The First Lady Chatterley

The First Lady Chatterley

The First Lady Chatterley

The First Lady Chatterley

Excerpt

From when I first knew him, Lawrence wanted to write what he called a romantic novel, a picaresque novel. I don't quite know what that is. All his life, he wanted to write "Lady Chatterley's Lover."

Only an Englishman or a New Englander could have written it. It is the last word in Puritanism. Other races have marriage too, but the Mediterraneans seem to have Homer's ancient pattern still of the faithful Penelope at home, but the man wanders off after Circes and Calypsos --to come home again to his Penelope when he has wandered enough; she is always there for him. The French have "I'amour," the Americans their easy and quick divorces and so on, but only the English have this special brand of marriage. It is not the bonds of interests, or comradeship or even children, but the God-given unity of marriage. England's greatness was largely based on her profound conception of marriage, and that is part of Puritanism.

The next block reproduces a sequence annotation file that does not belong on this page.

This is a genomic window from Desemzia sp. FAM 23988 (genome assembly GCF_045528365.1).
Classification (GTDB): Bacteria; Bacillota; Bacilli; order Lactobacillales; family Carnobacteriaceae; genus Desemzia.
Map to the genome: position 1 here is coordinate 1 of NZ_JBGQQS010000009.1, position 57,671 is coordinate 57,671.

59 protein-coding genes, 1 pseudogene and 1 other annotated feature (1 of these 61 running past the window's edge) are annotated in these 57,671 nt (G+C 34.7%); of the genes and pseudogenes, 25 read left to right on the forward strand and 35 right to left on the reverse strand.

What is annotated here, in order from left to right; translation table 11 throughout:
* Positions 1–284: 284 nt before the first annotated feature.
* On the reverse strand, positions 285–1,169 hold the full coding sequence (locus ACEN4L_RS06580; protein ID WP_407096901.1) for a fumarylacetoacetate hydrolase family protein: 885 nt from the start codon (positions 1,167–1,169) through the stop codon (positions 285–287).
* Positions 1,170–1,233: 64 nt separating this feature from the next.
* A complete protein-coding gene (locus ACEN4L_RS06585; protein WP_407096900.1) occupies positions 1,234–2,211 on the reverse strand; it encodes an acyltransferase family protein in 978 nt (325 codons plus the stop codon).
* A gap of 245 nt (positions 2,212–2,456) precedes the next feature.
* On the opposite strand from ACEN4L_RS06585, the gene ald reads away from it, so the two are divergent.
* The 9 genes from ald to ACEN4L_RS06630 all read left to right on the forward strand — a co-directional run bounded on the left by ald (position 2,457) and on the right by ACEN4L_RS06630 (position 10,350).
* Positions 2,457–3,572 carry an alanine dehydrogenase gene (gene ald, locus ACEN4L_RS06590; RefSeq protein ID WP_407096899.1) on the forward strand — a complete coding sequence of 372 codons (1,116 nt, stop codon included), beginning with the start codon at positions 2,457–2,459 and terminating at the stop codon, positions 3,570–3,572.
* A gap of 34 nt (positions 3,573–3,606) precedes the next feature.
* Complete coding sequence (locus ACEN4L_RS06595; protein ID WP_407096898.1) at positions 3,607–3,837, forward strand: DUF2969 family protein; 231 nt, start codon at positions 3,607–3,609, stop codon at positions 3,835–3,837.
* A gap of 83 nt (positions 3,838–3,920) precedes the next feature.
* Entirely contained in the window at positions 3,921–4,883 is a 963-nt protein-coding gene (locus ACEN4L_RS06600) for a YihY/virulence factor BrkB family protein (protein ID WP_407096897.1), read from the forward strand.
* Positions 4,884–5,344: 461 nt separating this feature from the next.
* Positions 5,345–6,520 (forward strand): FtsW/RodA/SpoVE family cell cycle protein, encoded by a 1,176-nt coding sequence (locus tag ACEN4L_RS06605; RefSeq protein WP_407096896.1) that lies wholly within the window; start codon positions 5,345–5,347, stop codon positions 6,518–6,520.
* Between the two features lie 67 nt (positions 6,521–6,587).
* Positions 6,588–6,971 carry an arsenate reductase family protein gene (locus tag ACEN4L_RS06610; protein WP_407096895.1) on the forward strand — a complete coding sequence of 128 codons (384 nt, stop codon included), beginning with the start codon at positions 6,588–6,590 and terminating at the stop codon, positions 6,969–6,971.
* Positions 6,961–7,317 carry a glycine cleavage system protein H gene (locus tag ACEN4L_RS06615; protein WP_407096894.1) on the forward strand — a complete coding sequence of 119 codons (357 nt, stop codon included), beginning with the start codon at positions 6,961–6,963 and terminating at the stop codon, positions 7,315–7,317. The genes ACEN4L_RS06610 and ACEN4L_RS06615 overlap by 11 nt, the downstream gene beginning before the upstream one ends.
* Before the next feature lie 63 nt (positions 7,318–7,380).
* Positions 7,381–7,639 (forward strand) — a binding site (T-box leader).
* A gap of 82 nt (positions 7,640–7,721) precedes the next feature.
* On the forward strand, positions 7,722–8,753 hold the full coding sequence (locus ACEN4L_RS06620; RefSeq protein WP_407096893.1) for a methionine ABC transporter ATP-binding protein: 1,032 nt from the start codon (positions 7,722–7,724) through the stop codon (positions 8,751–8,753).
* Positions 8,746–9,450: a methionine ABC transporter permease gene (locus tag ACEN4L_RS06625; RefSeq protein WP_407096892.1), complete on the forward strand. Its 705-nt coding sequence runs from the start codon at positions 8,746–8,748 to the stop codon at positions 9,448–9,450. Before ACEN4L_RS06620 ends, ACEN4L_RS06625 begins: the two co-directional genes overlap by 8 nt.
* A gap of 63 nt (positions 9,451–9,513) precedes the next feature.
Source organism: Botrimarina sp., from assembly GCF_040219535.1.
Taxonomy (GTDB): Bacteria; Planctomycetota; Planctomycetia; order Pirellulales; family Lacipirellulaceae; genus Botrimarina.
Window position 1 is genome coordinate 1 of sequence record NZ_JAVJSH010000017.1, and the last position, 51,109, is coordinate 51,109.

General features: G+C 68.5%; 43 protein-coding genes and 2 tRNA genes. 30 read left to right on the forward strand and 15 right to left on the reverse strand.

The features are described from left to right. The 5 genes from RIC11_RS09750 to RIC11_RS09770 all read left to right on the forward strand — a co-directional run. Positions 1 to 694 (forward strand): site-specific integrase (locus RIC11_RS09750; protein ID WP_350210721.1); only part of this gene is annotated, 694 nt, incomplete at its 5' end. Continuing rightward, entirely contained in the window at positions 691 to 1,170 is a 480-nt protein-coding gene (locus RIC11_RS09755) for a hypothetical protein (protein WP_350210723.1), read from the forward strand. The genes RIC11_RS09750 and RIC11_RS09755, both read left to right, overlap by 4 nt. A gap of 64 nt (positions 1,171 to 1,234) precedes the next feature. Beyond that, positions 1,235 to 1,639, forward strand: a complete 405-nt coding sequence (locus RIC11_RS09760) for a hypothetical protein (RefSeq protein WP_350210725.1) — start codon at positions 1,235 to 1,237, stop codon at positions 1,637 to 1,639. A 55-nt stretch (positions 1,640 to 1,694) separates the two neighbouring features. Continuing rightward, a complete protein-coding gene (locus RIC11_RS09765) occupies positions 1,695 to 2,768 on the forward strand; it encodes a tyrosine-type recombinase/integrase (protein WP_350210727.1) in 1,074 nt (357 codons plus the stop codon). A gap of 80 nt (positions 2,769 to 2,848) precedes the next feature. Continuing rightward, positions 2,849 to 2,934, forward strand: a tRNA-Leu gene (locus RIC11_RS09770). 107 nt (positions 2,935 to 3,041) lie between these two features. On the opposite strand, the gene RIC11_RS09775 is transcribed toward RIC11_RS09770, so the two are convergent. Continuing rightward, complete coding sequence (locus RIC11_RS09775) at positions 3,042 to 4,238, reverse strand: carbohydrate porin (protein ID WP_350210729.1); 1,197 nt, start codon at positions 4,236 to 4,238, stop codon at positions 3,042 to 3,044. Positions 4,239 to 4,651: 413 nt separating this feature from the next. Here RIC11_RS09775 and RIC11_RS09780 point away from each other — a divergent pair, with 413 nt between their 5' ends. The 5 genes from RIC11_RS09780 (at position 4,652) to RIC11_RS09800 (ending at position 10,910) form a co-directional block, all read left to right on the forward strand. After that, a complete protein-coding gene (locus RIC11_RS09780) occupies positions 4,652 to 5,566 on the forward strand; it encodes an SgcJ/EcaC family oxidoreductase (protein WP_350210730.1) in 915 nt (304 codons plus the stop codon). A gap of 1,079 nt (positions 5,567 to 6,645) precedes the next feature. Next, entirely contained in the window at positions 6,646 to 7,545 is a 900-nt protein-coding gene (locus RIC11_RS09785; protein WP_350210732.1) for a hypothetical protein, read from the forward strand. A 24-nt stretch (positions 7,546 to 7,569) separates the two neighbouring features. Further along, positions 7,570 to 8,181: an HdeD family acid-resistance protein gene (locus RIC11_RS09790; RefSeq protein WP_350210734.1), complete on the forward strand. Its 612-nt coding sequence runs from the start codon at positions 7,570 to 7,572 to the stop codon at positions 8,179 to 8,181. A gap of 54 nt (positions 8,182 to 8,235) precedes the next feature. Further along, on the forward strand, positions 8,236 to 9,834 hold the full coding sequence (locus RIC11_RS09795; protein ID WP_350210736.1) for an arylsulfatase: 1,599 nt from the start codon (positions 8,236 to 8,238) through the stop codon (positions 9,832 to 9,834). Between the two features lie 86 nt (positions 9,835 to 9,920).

Lawrence was scared when he wrote "Lady Chatterley." She was written in the Tuscan Hills in an umbrella pinewood. Not far from where he sat under a large umbrella pine was the sanctuary of San Eusebio. He had a large slab of stone for his bed in a small cave and a smaller slab of stone for his table and a nice little spring nearby. It was an enchanting place where Lawrence went to write every day, especially in Spring. He had to walk a little way by the olive trees to get to his umbrella pine. Thyme and mint tufts grew along the path and purple anemones and wild gladioli and carpets of violets and myrtle shrubs. White, calm oxen were plowing.

Author Advanced search

Oops!

An unknown error has occurred. Please click the button below to reload the page. If the problem persists, please try again in a little while.